This isn’t because founders are trying to take advantage of the crowd. Rather, founders are scared that collecting thousands of signatures from online strangers will endanger their follow-on financing and cripple the governance of their business. In contrast, there is no such risk when granting voting rights to a single fund where a lead investor acts as a fiduciary for smaller investors. From a founder’s perspective, that’s similar to dealing with a venture capital partner.
Your stake might be re-purchased. You have no pro-rata rights.
Without a single-purpose-fund, and with the threat of reporting like a public company with over 500 retail shareholders, many companies who crowdfund do so with securities that can be repurchased at fair market value.
If your stock is repurchased, this might not sound bad. You might think, “Oh, wow, I made 5 times my money in a year!” But this is a bad deal for someone trying to create a diversified portfolio, where the big wins must pay for all of the losses (which, with startups, is nearly every other investment). Imagine if you purchased Facebook stock in 2004, and were forced to sell in 2005. You’d be pretty unhappy.
The professionals do the opposite: they use their pro-rata rights to invest more in their best companies at each stage of financing. That’s one of the secrets that professionals follow to obtain better returns: put more money in the winners. They make lots of small bets to figure out who those winners are.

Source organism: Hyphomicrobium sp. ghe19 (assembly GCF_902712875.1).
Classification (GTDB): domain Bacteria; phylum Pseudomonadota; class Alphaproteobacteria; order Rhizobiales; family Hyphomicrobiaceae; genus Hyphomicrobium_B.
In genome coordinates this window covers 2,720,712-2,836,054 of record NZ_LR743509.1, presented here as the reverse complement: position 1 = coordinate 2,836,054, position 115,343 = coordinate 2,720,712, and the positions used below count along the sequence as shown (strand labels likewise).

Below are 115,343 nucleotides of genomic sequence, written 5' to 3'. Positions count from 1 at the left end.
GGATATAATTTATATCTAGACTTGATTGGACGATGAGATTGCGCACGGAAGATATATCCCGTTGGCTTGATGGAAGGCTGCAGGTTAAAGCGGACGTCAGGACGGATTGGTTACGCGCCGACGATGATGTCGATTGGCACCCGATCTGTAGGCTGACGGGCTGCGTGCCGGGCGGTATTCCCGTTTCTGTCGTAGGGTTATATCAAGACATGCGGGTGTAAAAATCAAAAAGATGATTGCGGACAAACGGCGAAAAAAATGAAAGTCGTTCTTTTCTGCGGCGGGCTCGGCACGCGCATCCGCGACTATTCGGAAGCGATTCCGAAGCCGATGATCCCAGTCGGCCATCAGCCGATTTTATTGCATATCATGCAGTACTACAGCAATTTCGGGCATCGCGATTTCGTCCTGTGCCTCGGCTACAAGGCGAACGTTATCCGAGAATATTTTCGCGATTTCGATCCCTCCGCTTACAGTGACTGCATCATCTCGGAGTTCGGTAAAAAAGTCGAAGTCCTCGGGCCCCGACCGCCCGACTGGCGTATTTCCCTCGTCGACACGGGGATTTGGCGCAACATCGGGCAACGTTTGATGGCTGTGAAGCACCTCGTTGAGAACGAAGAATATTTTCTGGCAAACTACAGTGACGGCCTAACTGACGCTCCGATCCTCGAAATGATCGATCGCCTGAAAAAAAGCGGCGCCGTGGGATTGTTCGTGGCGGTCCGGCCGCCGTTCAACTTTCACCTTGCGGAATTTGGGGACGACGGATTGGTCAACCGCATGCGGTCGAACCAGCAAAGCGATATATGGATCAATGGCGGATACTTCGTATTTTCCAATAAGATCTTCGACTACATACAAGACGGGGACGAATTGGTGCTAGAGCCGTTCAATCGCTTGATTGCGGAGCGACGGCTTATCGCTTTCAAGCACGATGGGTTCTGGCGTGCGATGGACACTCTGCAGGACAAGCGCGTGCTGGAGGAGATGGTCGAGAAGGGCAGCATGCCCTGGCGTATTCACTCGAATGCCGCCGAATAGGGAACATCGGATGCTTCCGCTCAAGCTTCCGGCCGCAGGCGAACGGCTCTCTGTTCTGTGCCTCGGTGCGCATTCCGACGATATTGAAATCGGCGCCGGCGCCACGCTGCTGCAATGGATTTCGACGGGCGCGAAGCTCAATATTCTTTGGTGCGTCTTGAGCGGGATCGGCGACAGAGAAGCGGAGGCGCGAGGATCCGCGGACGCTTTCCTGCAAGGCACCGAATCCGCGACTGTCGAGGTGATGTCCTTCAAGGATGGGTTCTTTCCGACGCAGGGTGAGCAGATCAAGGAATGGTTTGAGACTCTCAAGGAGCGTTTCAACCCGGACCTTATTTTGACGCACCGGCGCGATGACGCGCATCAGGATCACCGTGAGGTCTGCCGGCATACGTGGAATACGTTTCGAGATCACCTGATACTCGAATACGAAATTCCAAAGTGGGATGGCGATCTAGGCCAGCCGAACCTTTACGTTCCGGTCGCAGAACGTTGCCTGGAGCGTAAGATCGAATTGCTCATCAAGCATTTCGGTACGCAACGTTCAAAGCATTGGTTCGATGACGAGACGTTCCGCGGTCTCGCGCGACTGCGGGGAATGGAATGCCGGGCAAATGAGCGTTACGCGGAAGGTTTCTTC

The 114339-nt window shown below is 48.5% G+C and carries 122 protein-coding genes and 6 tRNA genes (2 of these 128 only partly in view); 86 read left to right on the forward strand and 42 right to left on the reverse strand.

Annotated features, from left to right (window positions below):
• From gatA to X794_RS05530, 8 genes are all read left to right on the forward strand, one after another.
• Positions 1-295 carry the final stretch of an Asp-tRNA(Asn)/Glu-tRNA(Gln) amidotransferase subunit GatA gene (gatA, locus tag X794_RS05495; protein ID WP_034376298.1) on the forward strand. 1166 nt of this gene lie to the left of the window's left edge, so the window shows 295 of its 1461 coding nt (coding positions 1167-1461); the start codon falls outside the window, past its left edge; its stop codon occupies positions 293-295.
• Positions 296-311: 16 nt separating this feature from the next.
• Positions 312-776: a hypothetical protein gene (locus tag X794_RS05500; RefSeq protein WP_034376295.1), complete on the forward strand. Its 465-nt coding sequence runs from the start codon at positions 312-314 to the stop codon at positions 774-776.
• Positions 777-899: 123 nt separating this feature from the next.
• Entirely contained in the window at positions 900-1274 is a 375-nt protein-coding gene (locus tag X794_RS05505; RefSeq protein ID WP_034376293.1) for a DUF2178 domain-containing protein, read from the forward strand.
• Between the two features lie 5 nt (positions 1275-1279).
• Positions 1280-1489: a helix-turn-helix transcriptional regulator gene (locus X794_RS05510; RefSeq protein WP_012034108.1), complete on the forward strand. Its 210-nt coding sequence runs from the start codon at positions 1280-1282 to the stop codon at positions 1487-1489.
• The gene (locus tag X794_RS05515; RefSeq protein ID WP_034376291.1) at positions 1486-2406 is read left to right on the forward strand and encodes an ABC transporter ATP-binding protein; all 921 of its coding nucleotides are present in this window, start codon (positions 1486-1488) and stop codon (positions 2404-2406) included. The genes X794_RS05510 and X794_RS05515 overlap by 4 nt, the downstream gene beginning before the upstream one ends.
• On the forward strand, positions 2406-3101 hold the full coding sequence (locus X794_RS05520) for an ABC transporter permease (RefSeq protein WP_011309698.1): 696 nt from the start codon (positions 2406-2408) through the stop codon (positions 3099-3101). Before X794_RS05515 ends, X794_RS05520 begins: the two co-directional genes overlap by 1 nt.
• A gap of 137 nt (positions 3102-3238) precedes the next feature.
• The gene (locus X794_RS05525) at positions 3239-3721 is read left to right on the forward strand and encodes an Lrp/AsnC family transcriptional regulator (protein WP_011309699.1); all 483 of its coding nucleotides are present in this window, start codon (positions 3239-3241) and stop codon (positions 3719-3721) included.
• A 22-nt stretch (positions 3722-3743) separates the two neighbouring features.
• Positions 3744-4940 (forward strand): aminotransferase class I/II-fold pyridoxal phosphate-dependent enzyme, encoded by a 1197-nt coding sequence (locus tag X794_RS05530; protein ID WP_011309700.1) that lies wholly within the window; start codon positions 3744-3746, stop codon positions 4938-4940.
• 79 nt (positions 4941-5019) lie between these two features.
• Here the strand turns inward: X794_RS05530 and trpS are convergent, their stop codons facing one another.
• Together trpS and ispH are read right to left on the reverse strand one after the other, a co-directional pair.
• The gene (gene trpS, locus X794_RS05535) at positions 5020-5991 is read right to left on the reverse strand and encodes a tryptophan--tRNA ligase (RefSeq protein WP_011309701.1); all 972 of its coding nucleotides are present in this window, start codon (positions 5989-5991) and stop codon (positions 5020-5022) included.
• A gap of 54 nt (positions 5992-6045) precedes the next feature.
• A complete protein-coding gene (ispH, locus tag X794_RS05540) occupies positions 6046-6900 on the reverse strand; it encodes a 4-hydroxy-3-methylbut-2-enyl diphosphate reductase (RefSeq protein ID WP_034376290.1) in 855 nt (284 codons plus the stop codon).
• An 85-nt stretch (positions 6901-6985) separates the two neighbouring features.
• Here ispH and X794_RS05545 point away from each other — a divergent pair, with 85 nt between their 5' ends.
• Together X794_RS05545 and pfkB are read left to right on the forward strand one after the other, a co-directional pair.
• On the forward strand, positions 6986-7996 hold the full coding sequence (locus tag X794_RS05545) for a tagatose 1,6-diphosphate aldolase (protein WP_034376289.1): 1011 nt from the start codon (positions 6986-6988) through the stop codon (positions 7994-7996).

Congress to the rescue
Members of Congress on both sides of the aisle are working on a solution. After Senator Bennet (D-Colo.) wrote a letter to the SEC, Congressman McHenry (R-N.C.) introduced the Fix Crowdfunding Act, which contains those fixes. Thanks in large part to Rep. Maxine Waters (D-Calif.), the Financial Services Committee voted 57–2 on a compromise along the lines of what we at Wefunder recommended in our letter to Congress.
The bill passed a full House vote at 394-4 on July 5.
The ball is now in the Senate’s court. We hope that Senator Bennet (D-CO), Senator Merkley (D-Ore.), and Senator Daines (R-Mont.) will help pass the bill this year. But, given the chaotic election season, the jury is out.
So, why invest in a startup?
Despite the buzz in Silicon Valley, entrepreneurship is dying across the rest of America ; according to the Kauffman Foundation, the percentage of young people starting a company fell from 10.6% in 1989 to 3.6% in 2014.
Venture capitalists and banks have both failed to invest in a diverse cross-section of America. Our country has stagnated; the rich get richer, and it’s ever harder for entrepreneurs to get access to the capital to start a company.
The good news is we can now all help support the American Dream by investing small amounts in more deserving businesses. Instead of eating a steak dinner or booking a trip to Vegas, try investing $100 in a founder working to solve a problem you care about.
That’s good for society.
Invest like you are buying socially good lottery tickets — with a good surprise should things work out. But don’t invest because you are trying to earn a return like the professionals do. Until Congress passes the Fix Crowdfunding Act, the current regulations stack the game against you, and the middle class won’t have the protections the wealthy enjoy.
Nicholas Tommarello is the co-founder of crowdfunding platform Wefunder.